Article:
GEOLOGISTS have divided the United States into many provinces, each of which has distinctive geologic and topographic characteristics that set it apart from the others. One of the most intriguing and scenic of these is the Colorado Plateaus province, referred to in this report simply as the Colorado Plateau, or the Plateau (Hunt, C. B., 1956, fig. 1). This province, which covers some 150,000 square miles and is not all plateaus, as we shall see, extends from Rifle, Colo., at the northeast to a little beyond Flagstaff, Ariz., at the southwest, and from Cedar City, Utah, at the west nearly to Albuquerque, N. Mex., at the southeast. Arches National Park occupies part of the Canyon Lands Section, one of the six subdivisions of the Plateau. As the names imply, the Canyon Lands Section of the Plateau comprises a high plateau generally ranging in altitude from 5,000 to 7,000 feet, which has been intricately dissected by literally thousands of canyons.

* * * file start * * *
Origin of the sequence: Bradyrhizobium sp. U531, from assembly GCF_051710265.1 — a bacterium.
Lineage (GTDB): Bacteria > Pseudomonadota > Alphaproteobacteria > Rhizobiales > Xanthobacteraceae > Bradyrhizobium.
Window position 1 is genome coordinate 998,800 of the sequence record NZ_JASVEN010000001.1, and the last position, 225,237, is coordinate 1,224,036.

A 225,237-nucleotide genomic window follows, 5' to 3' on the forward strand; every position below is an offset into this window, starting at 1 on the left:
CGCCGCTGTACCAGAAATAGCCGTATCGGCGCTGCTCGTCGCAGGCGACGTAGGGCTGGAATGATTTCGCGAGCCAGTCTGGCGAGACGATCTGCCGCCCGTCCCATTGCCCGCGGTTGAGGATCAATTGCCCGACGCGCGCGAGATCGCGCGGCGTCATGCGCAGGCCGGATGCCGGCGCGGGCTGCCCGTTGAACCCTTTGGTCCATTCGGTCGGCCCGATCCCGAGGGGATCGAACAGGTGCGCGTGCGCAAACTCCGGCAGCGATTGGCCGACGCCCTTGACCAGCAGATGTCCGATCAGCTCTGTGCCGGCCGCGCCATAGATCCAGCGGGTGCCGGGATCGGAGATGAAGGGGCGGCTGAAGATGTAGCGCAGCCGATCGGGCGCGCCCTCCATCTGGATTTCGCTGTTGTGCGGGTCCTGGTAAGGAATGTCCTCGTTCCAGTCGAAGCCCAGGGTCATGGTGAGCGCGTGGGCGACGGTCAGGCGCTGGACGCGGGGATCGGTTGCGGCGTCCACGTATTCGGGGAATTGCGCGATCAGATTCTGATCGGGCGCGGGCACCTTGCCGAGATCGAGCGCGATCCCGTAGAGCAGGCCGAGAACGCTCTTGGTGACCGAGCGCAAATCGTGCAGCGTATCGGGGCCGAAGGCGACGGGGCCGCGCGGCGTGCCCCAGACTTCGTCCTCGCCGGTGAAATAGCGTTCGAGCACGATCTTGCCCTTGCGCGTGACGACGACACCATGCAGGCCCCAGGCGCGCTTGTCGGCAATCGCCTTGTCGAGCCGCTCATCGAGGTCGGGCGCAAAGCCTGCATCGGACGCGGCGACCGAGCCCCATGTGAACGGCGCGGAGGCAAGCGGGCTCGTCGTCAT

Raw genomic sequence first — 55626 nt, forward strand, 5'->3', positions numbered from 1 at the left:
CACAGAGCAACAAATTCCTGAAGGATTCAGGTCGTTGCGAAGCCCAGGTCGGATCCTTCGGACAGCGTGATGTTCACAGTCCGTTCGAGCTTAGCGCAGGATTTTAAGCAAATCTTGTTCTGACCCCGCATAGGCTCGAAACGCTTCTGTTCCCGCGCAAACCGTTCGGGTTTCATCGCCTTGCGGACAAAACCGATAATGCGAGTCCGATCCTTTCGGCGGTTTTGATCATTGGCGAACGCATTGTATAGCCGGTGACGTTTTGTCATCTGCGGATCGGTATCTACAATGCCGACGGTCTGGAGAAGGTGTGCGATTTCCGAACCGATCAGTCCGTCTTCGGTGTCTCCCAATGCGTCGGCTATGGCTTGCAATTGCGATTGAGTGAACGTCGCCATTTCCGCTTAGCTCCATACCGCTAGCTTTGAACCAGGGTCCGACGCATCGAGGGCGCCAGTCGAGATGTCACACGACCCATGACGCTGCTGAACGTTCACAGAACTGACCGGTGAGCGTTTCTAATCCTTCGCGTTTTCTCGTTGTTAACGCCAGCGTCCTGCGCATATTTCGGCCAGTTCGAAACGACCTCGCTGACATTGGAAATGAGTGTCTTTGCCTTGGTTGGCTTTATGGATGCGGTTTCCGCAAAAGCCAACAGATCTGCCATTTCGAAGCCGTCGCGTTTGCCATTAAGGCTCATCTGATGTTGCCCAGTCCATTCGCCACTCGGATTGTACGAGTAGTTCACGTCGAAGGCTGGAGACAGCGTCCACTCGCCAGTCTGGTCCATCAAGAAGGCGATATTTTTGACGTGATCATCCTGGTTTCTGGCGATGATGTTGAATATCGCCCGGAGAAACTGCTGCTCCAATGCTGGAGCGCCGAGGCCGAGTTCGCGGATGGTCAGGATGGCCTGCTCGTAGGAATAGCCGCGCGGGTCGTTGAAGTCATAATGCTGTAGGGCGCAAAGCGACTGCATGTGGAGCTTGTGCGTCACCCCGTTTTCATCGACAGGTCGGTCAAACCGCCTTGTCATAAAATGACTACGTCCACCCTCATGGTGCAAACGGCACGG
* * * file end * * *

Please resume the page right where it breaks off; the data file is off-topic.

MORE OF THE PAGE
Arches National Park is drained entirely by the Colorado River, whose deep canyon borders the park on the southeast (fig. 1). Most of the park is drained by Salt Wash, which enters the Colorado River just southeast of The Windows section, but the southwestern part is drained by Courthouse Wash and Moab Canyon, whose flows join the Colorado just west of the bridge on which U.S. Highway 163 crosses the river.
When viewed at a distance of 1 foot, the shaded relief map (fig. 1) shows the general shape of the land surface in and near Arches National Park to the same horizontal scale as it would appear to a person in a spacecraft flying at a height of 250,000 feet, or about 47.5 miles. This map was prepared from part of the reverse side of a plastic-relief map4 at a scale of 1:250,000 by the U.S. Army Map Service of the Moab quadrangle, using a simple time- and money-saving method (Stacy, 1962).
Last Updated: 8-Jan-2007